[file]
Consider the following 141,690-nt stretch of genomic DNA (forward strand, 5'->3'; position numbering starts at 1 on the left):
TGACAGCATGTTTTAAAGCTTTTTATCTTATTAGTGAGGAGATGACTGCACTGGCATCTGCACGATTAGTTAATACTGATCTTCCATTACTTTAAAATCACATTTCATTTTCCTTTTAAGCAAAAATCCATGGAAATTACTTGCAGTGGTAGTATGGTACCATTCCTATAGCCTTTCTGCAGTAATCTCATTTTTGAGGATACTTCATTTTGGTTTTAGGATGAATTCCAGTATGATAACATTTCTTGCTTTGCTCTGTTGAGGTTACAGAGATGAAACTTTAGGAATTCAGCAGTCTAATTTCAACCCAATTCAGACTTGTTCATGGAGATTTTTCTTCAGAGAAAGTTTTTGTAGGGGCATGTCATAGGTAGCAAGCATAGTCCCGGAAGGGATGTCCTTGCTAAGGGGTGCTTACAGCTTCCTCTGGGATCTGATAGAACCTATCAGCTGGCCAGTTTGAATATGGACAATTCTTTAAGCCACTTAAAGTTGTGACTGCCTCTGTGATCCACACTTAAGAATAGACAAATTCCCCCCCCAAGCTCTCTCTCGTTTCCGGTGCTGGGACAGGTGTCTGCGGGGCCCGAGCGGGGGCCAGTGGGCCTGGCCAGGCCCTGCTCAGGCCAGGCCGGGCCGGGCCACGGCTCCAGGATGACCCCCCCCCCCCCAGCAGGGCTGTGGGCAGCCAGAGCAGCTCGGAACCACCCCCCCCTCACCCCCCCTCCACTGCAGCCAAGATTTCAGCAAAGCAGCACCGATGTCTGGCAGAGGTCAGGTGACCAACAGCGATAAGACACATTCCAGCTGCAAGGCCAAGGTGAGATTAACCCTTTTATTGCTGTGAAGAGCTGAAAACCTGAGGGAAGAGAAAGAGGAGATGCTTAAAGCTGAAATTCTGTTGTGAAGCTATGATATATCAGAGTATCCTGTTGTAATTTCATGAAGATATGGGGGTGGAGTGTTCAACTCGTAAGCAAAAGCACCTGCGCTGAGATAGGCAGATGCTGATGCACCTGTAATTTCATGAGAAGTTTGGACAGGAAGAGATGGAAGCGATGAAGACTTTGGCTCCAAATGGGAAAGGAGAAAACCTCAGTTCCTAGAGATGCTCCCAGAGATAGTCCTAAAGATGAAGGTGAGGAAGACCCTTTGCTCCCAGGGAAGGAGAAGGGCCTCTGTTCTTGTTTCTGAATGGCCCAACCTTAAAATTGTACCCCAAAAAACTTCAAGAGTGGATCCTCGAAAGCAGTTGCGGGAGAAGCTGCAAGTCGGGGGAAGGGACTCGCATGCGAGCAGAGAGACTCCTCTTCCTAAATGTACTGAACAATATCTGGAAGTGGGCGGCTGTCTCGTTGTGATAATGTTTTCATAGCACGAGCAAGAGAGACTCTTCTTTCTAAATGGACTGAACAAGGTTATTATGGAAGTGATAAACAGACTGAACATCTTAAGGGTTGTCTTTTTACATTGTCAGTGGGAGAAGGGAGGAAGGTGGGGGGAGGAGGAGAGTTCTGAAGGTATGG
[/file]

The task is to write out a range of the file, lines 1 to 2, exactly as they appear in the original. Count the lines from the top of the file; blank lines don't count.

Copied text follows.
Consider the following 141,690-nt stretch of genomic DNA (forward strand, 5'->3'; position numbering starts at 1 on the left):
TGACAGCATGTTTTAAAGCTTTTTATCTTATTAGTGAGGAGATGACTGCACTGGCATCTGCACGATTAGTTAATACTGATCTTCCATTACTTTAAAATCACATTTCATTTTCCTTTTAAGCAAAAATCCATGGAAATTACTTGCAGTGGTAGTATGGTACCATTCCTATAGCCTTTCTGCAGTAATCTCATTTTTGAGGATACTTCATTTTGGTTTTAGGATGAATTCCAGTATGATAACATTTCTTGCTTTGCTCTGTTGAGGTTACAGAGATGAAACTTTAGGAATTCAGCAGTCTAATTTCAACCCAATTCAGACTTGTTCATGGAGATTTTTCTTCAGAGAAAGTTTTTGTAGGGGCATGTCATAGGTAGCAAGCATAGTCCCGGAAGGGATGTCCTTGCTAAGGGGTGCTTACAGCTTCCTCTGGGATCTGATAGAACCTATCAGCTGGCCAGTTTGAATATGGACAATTCTTTAAGCCACTTAAAGTTGTGACTGCCTCTGTGATCCACACTTAAGAATAGACAAATTCCCCCCCCAAGCTCTCTCTCGTTTCCGGTGCTGGGACAGGTGTCTGCGGGGCCCGAGCGGGGGCCAGTGGGCCTGGCCAGGCCCTGCTCAGGCCAGGCCGGGCCGGGCCACGGCTCCAGGATGACCCCCCCCCCCCCAGCAGGGCTGTGGGCAGCCAGAGCAGCTCGGAACCACCCCCCCCTCACCCCCCCTCCACTGCAGCCAAGATTTCAGCAAAGCAGCACCGATGTCTGGCAGAGGTCAGGTGACCAACAGCGATAAGACACATTCCAGCTGCAAGGCCAAGGTGAGATTAACCCTTTTATTGCTGTGAAGAGCTGAAAACCTGAGGGAAGAGAAAGAGGAGATGCTTAAAGCTGAAATTCTGTTGTGAAGCTATGATATATCAGAGTATCCTGTTGTAATTTCATGAAGATATGGGGGTGGAGTGTTCAACTCGTAAGCAAAAGCACCTGCGCTGAGATAGGCAGATGCTGATGCACCTGTAATTTCATGAGAAGTTTGGACAGGAAGAGATGGAAGCGATGAAGACTTTGGCTCCAAATGGGAAAGGAGAAAACCTCAGTTCCTAGAGATGCTCCCAGAGATAGTCCTAAAGATGAAGGTGAGGAAGACCCTTTGCTCCCAGGGAAGGAGAAGGGCCTCTGTTCTTGTTTCTGAATGGCCCAACCTTAAAATTGTACCCCAAAAAACTTCAAGAGTGGATCCTCGAAAGCAGTTGCGGGAGAAGCTGCAAGTCGGGGGAAGGGACTCGCATGCGAGCAGAGAGACTCCTCTTCCTAAATGTACTGAACAATATCTGGAAGTGGGCGGCTGTCTCGTTGTGATAATGTTTTCATAGCACGAGCAAGAGAGACTCTTCTTTCTAAATGGACTGAACAAGGTTATTATGGAAGTGATAAACAGACTGAACATCTTAAGGGTTGTCTTTTTACATTGTCAGTGGGAGAAGGGAGGAAGGTGGGGGGAGGAGGAGAGTTCTGAAGGTATGG